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In Missouri, a Ferguson Candidate Challenges the Establishment

Chappelle-Nadal talks with protesters who blocked South Florissant Road in front of the Ferguson, Mo., police station. (Robert Cohen/St. Louis Post-Dispatch/AP Photo)

After the shooting of Michael Brown, a young black man killed by a white police officer, it didn't take long for the conversation in Ferguson, Mo., to turn political.  

On the town's boiling streets a voter registration drive began, calls for city officials to resign stacked up and the Democratic political establishment that held control — from Gov. Jay Nixon to Rep. William Lacy Clay — found itself under attack. And state Sen. Maria Chappelle-Nadal, a Democrat, was right in the middle of it .  “I was tear-gassed and shot at,” she said. “There aren’t too many state senators who have a gas mask.”  

Missouri: William Lacy Clay Shellacs Russ Carnahan in St. Louis-Area Democratic Primary

Rep. William Lacy Clay steamrolled over a fellow Democratic Member in today's primary. (Tom Williams/CQ Roll Call File Photo)

You can't say Rep. William Lacy Clay (D) isn't a man of his word.

In May 2011, after redistricting put him and fellow Democratic Rep. Russ Carnahan in the same urban St. Louis district, Clay was direct when asked about the potential primary: “I will run, and I will win decisively,” he promised at the time.

Missouri: Gov. Jay Nixon Endorses William Lacy Clay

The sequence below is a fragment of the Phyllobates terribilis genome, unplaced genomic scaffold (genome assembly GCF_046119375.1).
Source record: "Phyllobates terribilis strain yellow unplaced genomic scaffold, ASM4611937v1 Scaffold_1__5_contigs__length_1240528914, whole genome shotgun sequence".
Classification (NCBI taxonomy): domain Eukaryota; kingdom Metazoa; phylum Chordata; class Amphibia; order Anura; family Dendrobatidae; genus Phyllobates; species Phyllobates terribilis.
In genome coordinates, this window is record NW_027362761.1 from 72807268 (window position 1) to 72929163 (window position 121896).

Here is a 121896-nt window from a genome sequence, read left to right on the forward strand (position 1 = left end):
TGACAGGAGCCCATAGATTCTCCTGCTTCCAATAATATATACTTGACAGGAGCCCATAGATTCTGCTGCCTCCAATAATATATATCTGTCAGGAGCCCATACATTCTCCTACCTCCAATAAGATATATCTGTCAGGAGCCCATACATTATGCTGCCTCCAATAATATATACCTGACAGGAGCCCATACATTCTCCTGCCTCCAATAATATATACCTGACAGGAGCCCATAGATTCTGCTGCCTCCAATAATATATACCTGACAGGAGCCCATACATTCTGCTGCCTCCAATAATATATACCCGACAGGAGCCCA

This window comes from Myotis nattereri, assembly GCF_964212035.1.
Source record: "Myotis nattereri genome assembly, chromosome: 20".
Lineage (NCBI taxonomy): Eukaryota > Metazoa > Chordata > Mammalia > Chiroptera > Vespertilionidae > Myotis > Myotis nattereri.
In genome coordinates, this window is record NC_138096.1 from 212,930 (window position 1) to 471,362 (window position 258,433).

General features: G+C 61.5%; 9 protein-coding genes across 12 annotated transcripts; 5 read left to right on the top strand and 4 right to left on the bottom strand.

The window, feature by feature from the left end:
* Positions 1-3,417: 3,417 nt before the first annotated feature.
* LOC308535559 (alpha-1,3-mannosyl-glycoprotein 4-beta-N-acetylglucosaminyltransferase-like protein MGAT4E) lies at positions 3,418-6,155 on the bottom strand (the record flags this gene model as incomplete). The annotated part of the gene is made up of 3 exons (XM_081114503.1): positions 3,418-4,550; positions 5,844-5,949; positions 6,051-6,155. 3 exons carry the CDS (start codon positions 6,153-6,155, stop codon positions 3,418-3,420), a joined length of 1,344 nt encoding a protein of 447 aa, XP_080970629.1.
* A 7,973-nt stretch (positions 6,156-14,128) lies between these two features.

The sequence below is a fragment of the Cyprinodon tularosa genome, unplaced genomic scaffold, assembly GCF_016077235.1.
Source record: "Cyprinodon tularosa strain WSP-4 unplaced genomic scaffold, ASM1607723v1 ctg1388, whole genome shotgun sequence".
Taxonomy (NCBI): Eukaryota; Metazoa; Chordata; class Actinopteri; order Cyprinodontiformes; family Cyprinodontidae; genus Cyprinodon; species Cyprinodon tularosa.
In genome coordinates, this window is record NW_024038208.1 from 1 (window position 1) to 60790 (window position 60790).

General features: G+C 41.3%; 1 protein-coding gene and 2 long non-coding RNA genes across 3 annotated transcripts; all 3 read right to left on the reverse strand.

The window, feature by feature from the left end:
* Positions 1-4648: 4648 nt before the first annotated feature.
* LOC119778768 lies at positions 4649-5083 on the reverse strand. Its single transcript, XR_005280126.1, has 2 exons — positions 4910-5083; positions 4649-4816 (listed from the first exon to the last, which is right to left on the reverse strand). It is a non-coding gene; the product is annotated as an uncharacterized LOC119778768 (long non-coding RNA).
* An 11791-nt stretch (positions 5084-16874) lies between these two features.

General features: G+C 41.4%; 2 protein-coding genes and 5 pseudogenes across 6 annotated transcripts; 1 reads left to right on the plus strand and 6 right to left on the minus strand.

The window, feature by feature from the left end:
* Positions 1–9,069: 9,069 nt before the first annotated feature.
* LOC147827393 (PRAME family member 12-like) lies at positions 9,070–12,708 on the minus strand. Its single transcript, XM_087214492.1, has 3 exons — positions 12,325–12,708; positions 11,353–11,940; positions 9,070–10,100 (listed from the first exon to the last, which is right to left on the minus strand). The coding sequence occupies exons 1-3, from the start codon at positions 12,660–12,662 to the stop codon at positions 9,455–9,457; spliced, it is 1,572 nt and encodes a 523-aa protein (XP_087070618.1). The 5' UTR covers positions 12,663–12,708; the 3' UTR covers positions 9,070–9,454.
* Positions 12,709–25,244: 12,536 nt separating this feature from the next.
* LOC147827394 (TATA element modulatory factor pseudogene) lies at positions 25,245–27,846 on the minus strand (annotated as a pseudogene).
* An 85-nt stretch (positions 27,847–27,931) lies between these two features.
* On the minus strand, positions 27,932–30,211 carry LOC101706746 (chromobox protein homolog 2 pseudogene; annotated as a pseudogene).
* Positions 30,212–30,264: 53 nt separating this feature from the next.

(Tom Williams/CQ Roll Call File Photo)

Missouri Gov. Jay Nixon (D) today endorsed Rep. William Lacy Clay in his Democratic primary fight against Rep. Russ Carnahan.

The endorsement was a significant boost for Clay.

Missouri: Russ Carnahan, William Lacy Clay Set to Face Off

(Ryan Kelly/CQ Roll Call File Photo)

Updated 2:55 p.m. | Missouri Rep. Russ Carnahan filed today to run in the urban St. Louis 1st district, setting off a potentially racially charged Democratic primary with Rep. William Lacy Clay that pits two Missouri political dynasties — one white, one black — against each other.

In the majority-minority district, both Congressmen will be familiar to voters, but Clay probably has the early edge. Only a third of Carnahan's current constituents were drawn into the reconfigured 1st.

Missouri Court Decision Dings Carnahan

A Missouri circuit court today ruled against a group of citizens hoping to overturn the Show-Me State's Congressional redistricting maps on the grounds that they did not meet state constitutional muster.

That's bad news for Rep. Russ Carnahan, whose current district was essentially eliminated in last year's redraw. The new map puts him in the same district as fellow Democratic Rep. William Lacy Clay, setting up the potential of a Member-vs.-Member race.